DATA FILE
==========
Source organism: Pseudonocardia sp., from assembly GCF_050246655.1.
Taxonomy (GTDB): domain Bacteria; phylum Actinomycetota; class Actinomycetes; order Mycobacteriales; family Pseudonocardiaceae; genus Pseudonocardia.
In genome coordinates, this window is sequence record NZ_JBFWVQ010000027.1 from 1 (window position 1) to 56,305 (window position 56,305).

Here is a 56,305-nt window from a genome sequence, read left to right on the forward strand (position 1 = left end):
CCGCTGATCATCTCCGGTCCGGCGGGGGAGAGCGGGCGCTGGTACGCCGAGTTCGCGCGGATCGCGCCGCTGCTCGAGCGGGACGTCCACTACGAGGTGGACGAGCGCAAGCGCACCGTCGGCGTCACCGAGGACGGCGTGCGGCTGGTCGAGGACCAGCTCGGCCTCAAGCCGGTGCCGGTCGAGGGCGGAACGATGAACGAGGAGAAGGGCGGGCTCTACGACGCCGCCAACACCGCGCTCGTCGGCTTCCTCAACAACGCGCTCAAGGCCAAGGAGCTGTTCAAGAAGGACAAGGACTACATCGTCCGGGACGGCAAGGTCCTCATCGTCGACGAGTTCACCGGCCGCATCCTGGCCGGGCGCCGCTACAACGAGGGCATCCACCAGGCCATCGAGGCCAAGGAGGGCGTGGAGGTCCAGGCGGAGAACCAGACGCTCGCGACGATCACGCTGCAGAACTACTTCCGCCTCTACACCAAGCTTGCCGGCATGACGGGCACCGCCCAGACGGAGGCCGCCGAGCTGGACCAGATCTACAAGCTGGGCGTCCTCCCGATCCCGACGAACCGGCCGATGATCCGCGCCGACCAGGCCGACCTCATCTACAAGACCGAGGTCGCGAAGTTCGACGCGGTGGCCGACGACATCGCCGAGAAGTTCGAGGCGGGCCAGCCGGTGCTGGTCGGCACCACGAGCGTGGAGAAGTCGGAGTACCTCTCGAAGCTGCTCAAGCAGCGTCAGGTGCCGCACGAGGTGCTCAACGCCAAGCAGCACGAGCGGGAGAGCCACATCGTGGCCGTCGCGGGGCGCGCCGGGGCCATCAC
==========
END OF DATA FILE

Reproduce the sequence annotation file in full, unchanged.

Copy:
Source organism: Pseudonocardia sp., from assembly GCF_050246655.1.
Taxonomy (GTDB): domain Bacteria; phylum Actinomycetota; class Actinomycetes; order Mycobacteriales; family Pseudonocardiaceae; genus Pseudonocardia.
In genome coordinates, this window is sequence record NZ_JBFWVQ010000027.1 from 1 (window position 1) to 56,305 (window position 56,305).

Here is a 56,305-nt window from a genome sequence, read left to right on the forward strand (position 1 = left end):
CCGCTGATCATCTCCGGTCCGGCGGGGGAGAGCGGGCGCTGGTACGCCGAGTTCGCGCGGATCGCGCCGCTGCTCGAGCGGGACGTCCACTACGAGGTGGACGAGCGCAAGCGCACCGTCGGCGTCACCGAGGACGGCGTGCGGCTGGTCGAGGACCAGCTCGGCCTCAAGCCGGTGCCGGTCGAGGGCGGAACGATGAACGAGGAGAAGGGCGGGCTCTACGACGCCGCCAACACCGCGCTCGTCGGCTTCCTCAACAACGCGCTCAAGGCCAAGGAGCTGTTCAAGAAGGACAAGGACTACATCGTCCGGGACGGCAAGGTCCTCATCGTCGACGAGTTCACCGGCCGCATCCTGGCCGGGCGCCGCTACAACGAGGGCATCCACCAGGCCATCGAGGCCAAGGAGGGCGTGGAGGTCCAGGCGGAGAACCAGACGCTCGCGACGATCACGCTGCAGAACTACTTCCGCCTCTACACCAAGCTTGCCGGCATGACGGGCACCGCCCAGACGGAGGCCGCCGAGCTGGACCAGATCTACAAGCTGGGCGTCCTCCCGATCCCGACGAACCGGCCGATGATCCGCGCCGACCAGGCCGACCTCATCTACAAGACCGAGGTCGCGAAGTTCGACGCGGTGGCCGACGACATCGCCGAGAAGTTCGAGGCGGGCCAGCCGGTGCTGGTCGGCACCACGAGCGTGGAGAAGTCGGAGTACCTCTCGAAGCTGCTCAAGCAGCGTCAGGTGCCGCACGAGGTGCTCAACGCCAAGCAGCACGAGCGGGAGAGCCACATCGTGGCCGTCGCGGGGCGCGCCGGGGCCATCAC